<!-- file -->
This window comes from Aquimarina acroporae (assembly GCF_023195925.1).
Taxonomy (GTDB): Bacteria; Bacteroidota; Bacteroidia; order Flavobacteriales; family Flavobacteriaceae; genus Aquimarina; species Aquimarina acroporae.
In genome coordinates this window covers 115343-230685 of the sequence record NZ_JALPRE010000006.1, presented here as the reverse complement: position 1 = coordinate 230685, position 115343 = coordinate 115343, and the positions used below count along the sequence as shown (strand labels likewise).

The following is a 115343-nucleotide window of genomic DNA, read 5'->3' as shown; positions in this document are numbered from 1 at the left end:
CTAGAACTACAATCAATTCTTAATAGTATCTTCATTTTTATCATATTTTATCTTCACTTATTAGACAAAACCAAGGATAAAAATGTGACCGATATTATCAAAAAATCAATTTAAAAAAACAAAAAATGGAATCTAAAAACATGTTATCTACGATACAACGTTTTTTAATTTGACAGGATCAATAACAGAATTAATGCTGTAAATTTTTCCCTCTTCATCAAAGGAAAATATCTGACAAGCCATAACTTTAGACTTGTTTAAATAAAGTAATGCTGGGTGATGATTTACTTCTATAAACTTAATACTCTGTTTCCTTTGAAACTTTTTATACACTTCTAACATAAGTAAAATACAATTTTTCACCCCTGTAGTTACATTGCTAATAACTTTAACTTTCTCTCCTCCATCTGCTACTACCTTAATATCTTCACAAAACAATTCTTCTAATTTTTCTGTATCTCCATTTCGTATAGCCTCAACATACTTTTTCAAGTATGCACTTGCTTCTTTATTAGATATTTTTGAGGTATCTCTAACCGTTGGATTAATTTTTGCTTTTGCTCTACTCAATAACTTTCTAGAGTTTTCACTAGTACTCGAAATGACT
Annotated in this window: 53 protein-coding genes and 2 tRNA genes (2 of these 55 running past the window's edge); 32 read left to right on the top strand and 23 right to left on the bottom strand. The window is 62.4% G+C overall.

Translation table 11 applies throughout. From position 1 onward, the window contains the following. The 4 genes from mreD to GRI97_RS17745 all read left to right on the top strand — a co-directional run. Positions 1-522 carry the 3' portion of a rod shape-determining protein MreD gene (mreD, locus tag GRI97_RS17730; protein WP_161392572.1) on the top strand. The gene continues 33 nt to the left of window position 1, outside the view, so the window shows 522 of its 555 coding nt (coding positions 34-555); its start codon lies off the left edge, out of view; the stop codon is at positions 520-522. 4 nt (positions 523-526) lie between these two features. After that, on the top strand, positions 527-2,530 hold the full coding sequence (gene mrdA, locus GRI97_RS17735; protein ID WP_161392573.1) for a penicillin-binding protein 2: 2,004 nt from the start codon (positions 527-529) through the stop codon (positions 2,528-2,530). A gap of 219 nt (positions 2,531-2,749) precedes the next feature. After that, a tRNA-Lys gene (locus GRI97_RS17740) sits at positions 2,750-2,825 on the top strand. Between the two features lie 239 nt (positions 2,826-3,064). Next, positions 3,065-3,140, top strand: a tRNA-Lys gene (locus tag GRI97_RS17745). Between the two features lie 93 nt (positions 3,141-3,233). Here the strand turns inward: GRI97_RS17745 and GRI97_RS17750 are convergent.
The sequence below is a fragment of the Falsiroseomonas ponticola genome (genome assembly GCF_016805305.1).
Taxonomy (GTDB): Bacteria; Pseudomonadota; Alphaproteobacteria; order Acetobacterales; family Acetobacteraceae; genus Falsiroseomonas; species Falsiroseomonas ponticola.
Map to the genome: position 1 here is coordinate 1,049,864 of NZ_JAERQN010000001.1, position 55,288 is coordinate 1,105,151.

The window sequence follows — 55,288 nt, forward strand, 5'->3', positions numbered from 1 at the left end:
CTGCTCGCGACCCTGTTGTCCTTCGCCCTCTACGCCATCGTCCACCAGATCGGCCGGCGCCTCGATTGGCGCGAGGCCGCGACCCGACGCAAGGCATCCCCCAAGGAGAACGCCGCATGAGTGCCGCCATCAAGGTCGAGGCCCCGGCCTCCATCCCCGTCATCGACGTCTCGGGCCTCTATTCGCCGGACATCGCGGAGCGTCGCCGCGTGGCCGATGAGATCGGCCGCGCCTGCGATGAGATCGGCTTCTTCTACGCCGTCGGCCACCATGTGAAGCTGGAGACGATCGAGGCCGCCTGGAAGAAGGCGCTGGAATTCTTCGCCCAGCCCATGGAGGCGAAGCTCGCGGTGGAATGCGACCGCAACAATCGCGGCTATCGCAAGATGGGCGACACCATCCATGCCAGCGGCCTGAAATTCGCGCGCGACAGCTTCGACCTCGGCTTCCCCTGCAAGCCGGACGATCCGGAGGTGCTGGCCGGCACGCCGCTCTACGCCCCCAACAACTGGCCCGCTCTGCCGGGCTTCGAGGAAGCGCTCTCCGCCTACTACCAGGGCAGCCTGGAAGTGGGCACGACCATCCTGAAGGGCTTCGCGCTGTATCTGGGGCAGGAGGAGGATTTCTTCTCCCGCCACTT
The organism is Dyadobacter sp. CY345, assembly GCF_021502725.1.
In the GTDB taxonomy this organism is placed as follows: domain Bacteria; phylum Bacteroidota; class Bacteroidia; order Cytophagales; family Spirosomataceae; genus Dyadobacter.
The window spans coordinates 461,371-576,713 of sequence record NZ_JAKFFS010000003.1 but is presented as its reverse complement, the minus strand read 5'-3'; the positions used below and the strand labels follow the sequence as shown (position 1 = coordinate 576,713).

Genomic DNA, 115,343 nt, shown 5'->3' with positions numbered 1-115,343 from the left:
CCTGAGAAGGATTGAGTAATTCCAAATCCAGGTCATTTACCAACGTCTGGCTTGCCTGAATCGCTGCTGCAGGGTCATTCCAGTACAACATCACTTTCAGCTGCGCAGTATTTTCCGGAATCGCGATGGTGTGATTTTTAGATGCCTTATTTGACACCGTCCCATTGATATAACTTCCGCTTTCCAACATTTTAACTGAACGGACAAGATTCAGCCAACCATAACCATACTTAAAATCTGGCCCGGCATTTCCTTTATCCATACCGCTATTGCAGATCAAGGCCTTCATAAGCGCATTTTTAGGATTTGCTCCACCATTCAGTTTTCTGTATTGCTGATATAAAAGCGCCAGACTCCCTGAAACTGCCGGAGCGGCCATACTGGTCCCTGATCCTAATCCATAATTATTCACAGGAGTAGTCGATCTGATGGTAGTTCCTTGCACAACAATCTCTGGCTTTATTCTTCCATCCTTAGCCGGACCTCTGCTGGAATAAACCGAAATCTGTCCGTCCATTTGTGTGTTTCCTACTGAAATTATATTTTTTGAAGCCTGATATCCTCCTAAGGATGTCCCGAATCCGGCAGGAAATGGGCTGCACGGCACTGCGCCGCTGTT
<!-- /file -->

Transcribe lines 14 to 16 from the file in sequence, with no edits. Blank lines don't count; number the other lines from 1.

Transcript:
In the GTDB taxonomy this organism is placed as follows: domain Bacteria; phylum Bacteroidota; class Bacteroidia; order Cytophagales; family Spirosomataceae; genus Dyadobacter.
The window spans coordinates 461,371-576,713 of sequence record NZ_JAKFFS010000003.1 but is presented as its reverse complement, the minus strand read 5'-3'; the positions used below and the strand labels follow the sequence as shown (position 1 = coordinate 576,713).

Genomic DNA, 115,343 nt, shown 5'->3' with positions numbered 1-115,343 from the left: